Oregon Or the Grave! (And Other Lessons from the Oregon Trail)

Trail

If you read my posts even occasionally, you know that I am a genealogy nerd. So it should be no surprise to anyone that I am a fan of the show “Who Do You Think You Are?” on TLC. It’s one of three shows I am willing to pay for when I can’t get it online for free.

A recent episode featured Kelsey Grammer. At some point he follows his family line from California back to Illinois, and is surprised to learn that his ancestors traveled west along the Oregon Trail. I’m just going to go out on a limb and assume you all know about the Oregon Trail- and if you don’t, you should at least have a vague concept about this bit of history from the computer game. Kelsey’s family lost a son to Cholera along the way. (You probably could have guessed that.)

I have been thinking about the Oregon Trail ever since. Mostly I have been comparing my own world to the world of those early trail blazers. One of the first Oregon pioneers was a group of sixteen men from right here in Peoria, IL who called themselves the Oregon Dragoons. Their intention was to colonize Oregon on behalf of the United States; and in the spring of 1839 they set off to claim Oregon Country from the English fur traders.

I imagine Oregon seemed at least as exciting as anything happening in Peoria in 1839. Or even in 2014. The Dragoons carried a flag that said, “Oregon or the Grave!” because that’s the kind of slogans our ancestors liked. And because one of the wives sewed it for them. It may have been a bit dramatic, considering several of the group’s members only made it to Missouri before heading back to Peoria unharmed. Continue reading

In the Beginning….We Had Everything

....and my parents paid the photographer.

….and my parents paid the photographer.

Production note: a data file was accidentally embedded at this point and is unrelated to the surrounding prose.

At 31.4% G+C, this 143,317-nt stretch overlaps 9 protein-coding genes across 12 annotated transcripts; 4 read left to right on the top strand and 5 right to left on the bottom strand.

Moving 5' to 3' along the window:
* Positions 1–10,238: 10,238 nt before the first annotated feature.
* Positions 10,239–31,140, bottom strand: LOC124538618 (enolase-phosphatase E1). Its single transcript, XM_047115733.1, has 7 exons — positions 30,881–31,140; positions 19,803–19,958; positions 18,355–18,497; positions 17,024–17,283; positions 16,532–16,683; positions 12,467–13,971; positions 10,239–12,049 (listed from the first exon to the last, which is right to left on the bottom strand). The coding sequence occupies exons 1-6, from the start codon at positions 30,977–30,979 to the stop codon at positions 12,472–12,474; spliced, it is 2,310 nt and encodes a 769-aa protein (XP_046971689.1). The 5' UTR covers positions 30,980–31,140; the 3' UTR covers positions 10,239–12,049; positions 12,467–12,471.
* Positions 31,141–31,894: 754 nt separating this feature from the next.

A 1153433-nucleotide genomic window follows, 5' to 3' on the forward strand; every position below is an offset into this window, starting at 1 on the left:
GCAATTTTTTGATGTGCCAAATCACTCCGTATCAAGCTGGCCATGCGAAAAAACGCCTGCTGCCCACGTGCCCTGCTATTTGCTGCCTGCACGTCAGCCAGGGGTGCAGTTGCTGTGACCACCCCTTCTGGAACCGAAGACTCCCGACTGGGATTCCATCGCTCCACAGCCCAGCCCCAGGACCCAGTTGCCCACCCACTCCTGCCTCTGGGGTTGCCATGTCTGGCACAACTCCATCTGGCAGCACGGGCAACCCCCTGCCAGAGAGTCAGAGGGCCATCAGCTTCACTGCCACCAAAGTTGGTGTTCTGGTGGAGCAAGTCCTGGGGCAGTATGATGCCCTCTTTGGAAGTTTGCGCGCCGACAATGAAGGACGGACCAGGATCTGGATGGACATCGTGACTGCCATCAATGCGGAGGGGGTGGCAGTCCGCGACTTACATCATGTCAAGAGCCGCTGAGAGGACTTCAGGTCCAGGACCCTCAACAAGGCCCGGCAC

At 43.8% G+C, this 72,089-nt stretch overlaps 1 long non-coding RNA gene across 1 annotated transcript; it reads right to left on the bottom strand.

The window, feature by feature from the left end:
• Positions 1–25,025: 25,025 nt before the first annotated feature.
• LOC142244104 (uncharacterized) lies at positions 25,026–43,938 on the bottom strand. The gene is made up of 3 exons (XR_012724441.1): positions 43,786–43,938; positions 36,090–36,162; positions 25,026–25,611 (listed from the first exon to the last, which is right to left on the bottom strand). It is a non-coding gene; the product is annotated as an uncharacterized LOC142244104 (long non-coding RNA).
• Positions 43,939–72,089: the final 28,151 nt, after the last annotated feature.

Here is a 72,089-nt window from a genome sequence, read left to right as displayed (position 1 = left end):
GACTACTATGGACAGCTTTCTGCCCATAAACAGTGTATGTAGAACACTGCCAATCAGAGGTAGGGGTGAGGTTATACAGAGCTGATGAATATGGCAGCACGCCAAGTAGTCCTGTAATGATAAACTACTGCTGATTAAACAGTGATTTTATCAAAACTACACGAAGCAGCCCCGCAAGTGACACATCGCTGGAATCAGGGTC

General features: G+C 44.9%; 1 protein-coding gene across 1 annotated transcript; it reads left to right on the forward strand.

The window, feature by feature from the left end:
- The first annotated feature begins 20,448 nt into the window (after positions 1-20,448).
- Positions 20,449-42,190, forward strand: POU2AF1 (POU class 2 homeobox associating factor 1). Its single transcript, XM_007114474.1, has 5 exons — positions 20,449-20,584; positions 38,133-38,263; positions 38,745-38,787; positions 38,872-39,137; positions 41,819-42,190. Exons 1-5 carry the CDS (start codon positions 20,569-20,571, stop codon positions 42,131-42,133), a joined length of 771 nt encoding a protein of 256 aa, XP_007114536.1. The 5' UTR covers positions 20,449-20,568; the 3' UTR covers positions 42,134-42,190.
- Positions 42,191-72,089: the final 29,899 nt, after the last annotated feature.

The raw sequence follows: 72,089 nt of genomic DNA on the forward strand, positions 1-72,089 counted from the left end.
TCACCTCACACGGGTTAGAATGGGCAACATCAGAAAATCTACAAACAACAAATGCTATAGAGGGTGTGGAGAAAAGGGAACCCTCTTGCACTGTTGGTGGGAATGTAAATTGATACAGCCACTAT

I don’t remember being all that worried when my car broke down for good along I-94 in the spring of 1996. We were coming back from our appointment with the wedding photographer. A nice couple had picked us up and took us to the Helmer Road exit in Battle Creek, where I called my dad for a ride.

It was a 1979 Plymouth Horizon, previously owned by my Great-Grandma Hill. From the time I was born I had gone to her house every Sunday, and sometime around the age of sixteen I had stayed with her while she recovered from surgery. During this week she must have decided I needed a vehicle, and so it was that the little red hatchback came into my possession.

We had our battles. That car taught me early on how to be nervous at every little engine sound, and how to stop at lights and stop signs without completely stopping (if I ever wanted her to go again); but that final year she gave me a lot of miles. I think it was the wedding we attended in Kansas the previous month that finally took her life.

One last road trip.

It was a half hour drive to my job as a Meijer’s shoe clerk, so the loss of my vehicle meant I would have to quit. I was a month away from my 20th birthday, and two months away from my own wedding day. I should have been panicked, but my young mind thought the time off would be convenient. Who needs money? Obviously we had no money for a car. I was engaged to a man with epilepsy who didn’t even know how to drive. This, combined with the fact that my car had broken down so much I was used to being without a vehicle made us believe we didn’t need to have transportation, either. Continue reading